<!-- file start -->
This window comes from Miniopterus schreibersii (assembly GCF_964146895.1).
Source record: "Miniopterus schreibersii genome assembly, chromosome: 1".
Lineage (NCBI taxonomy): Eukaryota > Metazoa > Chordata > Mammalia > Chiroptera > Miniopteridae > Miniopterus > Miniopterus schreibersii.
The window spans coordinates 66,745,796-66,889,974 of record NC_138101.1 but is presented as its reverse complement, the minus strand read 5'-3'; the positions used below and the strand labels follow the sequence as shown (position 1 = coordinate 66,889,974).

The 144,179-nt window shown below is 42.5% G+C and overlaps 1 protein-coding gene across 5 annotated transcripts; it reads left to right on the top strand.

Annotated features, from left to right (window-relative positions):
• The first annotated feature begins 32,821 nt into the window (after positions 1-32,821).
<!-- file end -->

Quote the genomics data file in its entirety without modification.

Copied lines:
This window comes from Miniopterus schreibersii (assembly GCF_964146895.1).
Source record: "Miniopterus schreibersii genome assembly, chromosome: 1".
Lineage (NCBI taxonomy): Eukaryota > Metazoa > Chordata > Mammalia > Chiroptera > Miniopteridae > Miniopterus > Miniopterus schreibersii.
The window spans coordinates 66,745,796-66,889,974 of record NC_138101.1 but is presented as its reverse complement, the minus strand read 5'-3'; the positions used below and the strand labels follow the sequence as shown (position 1 = coordinate 66,889,974).

The 144,179-nt window shown below is 42.5% G+C and overlaps 1 protein-coding gene across 5 annotated transcripts; it reads left to right on the top strand.

Annotated features, from left to right (window-relative positions):
• The first annotated feature begins 32,821 nt into the window (after positions 1-32,821).